This year, EPA is focusing attention on reducing food waste, and has made food recovery the theme for Earth Day 2016. EPA estimates that more food reaches landfills than any other single type of trash. Since so much went into producing that food – water, energy, fertilizer, transportation – consider purchasing only what you need, donating the food, or composting scraps. This handy guide can help you sustainably manage food in your home and your community. Sustainable food management has benefits beyond waste reduction and helping communities – these approaches help preserve water resources, too.

EPA has been sharing this information, and more, at local Earth Day events and schools throughout April. And we’re not done yet! On April 22, 2016, stop by the EPA tables at EarthFest on the Temple University Ambler Campus, outside of the EPA offices in Philadelphia, at Delaware State University’s Earth Day event, in Wilmington at the city’s Earth and Arbor Day festivities, or at the National Constitution Center in Philadelphia.

If you miss the in-person Earth Day celebrations, you can join virtually by browsing EPA’s website to learn more about making Earth Day Every Day. Inspire family and friends with these environmental quotes. Check out a video on actions you can take to make a difference. Or check out EPA’s Mid-Atlantic Facebook page or Twitter account to stay connected all year long!

 

About the author: Dr. Jennie Saxe joined EPA’s Mid-Atlantic Region in 2003 and works in the Water Protection Division on sustainability programs.

 

Editor's Note: The opinions expressed here are those of the author. They do not reflect EPA policy, endorsement, or action, and EPA does not verify the accuracy or science of the contents of the blog.

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Be a Leak Detective for Fix a Leak Week

by Kimberly Scharl

2016 Fix a leak weekDid you know that easy-to-fix water leaks account for more than 1 trillion gallons of water wasted each year in US homes?  And every year, the average household leaks more than enough water to fill a school bus. These leaks not only waste a precious resource, but they could also be costing you an extra 10% on your water bill each month.

Good news! Fixing these leaks can be easy and inexpensive.  EPA’s WaterSense program encourages everyone to be a leak detective and “chase down” plumbing leaks during the 8th annual Fix a Leak Week. Start by gathering clues that will help you detect leaks in your home:

  • Check your utility bill – Look at your bill from January or February.  If a family of four exceeds water use of 12,000 gallons during a winter month, it’s likely there is a leak.  You can also examine your water bill for unexplained spikes from month to month.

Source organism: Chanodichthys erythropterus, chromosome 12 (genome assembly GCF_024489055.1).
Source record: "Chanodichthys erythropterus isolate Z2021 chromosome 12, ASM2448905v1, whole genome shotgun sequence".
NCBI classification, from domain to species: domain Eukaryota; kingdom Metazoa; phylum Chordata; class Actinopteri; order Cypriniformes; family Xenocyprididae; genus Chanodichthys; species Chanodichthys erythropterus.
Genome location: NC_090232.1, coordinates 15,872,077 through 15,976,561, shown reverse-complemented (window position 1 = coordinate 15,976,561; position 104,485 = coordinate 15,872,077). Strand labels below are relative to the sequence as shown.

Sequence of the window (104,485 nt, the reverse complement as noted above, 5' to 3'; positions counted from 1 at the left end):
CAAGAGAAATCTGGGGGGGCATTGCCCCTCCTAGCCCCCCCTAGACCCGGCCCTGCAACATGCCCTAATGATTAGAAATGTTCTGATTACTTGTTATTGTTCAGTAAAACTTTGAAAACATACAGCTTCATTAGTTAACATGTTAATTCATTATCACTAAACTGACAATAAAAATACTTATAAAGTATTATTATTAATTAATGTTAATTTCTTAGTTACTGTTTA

• Read your water meter – Find your water meter and remove the lid.  Take a reading during a period no water is being used, then take another reading in 2 hours.  If the second reading is not the same as the first, you probably have a leak.
  • Take a toilet test – Put a few drops of food coloring into the toilet tank and let it sit for 10 minutes.  If color shows up in the bowl, you have a leak that can probably be repaired with a new toilet flapper.  Make sure to flush after the test to avoid staining.

A good leak detective knows that leaks can be hiding in other places, too. Here are a few places you might want to investigate:

  • In the bathtub – Turn on the tub and divert the water to the showerhead.  If there is still a lot of water coming from the tub, your tub spout diverter may need to be replaced.
  • Under the sink – Check for pooling water under pipes and rust around joints.
  • Around the water heater – Check beneath the tank for pooling water, rust, or other signs of leakage. 
  • At the hose outside – If there are stray sprays, check the hose connection to the spigot, or try replacing the hose washer.

When replacing fixtures, remember to look for the WaterSense label.  WaterSense labeled products are independently certified to use at least 20 percent less water and perform as well or better than standard models.

Celebrate Fix a Leak Week by chasing down leaks in your own home. Leak detectives can tweet out the news of leak repairs using #Ifixleaks.

 

About the Author: Kimberly Scharl joined EPA in 2010, after moving to the mid-Atlantic region from Mississippi. She is a financial analyst and project officer in the Office of Infrastructure and Assistance, and is the regional liaison for the WaterSense Program. Kim enjoys bowling and spending time with her family.

Editor's Note: The opinions expressed here are those of the author. They do not reflect EPA policy, endorsement, or action, and EPA does not verify the accuracy or science of the contents of the blog.